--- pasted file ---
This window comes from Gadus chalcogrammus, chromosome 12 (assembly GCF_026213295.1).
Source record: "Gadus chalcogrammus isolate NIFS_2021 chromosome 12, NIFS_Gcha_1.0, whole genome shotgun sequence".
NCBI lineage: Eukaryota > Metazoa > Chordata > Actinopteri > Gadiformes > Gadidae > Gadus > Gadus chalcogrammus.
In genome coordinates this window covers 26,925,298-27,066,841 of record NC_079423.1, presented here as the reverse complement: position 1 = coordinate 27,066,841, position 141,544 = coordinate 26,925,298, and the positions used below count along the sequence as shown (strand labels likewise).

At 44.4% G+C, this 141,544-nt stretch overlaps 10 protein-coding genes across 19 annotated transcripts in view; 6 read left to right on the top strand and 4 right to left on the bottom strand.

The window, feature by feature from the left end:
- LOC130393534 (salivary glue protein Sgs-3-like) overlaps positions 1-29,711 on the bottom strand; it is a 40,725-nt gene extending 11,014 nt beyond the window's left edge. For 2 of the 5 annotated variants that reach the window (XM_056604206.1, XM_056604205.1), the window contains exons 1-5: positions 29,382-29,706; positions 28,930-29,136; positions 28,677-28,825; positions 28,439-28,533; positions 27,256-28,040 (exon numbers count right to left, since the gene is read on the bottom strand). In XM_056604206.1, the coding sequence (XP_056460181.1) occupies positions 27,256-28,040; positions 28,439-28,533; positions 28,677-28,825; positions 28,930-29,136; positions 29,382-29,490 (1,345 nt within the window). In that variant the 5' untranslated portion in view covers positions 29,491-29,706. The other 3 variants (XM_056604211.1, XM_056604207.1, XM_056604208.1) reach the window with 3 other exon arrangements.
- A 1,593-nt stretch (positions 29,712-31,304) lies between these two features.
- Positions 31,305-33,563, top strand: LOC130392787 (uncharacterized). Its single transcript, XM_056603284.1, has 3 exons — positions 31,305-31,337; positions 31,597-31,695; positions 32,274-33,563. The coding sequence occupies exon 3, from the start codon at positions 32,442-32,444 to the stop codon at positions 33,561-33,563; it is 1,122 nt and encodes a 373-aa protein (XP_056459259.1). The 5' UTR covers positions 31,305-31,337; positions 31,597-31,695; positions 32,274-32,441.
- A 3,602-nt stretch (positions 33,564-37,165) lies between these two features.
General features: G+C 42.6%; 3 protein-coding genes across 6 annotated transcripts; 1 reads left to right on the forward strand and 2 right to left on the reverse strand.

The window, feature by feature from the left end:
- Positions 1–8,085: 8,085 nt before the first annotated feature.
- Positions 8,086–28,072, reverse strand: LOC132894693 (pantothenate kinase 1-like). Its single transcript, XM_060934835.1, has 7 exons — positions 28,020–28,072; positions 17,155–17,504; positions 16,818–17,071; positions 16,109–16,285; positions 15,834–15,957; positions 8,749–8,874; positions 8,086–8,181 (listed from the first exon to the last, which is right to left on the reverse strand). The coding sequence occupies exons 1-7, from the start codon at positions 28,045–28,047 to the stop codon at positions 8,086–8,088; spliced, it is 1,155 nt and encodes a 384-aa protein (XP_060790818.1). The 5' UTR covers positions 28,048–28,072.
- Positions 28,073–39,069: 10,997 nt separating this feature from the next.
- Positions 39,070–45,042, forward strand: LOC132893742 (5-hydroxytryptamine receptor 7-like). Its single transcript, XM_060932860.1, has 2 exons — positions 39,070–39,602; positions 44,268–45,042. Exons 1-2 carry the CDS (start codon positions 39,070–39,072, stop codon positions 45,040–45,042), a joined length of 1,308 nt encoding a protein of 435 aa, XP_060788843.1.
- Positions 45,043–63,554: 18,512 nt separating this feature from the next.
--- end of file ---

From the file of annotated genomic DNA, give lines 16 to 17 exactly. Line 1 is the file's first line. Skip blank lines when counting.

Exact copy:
- Positions 39,070–45,042, forward strand: LOC132893742 (5-hydroxytryptamine receptor 7-like). Its single transcript, XM_060932860.1, has 2 exons — positions 39,070–39,602; positions 44,268–45,042. Exons 1-2 carry the CDS (start codon positions 39,070–39,072, stop codon positions 45,040–45,042), a joined length of 1,308 nt encoding a protein of 435 aa, XP_060788843.1.
- Positions 45,043–63,554: 18,512 nt separating this feature from the next.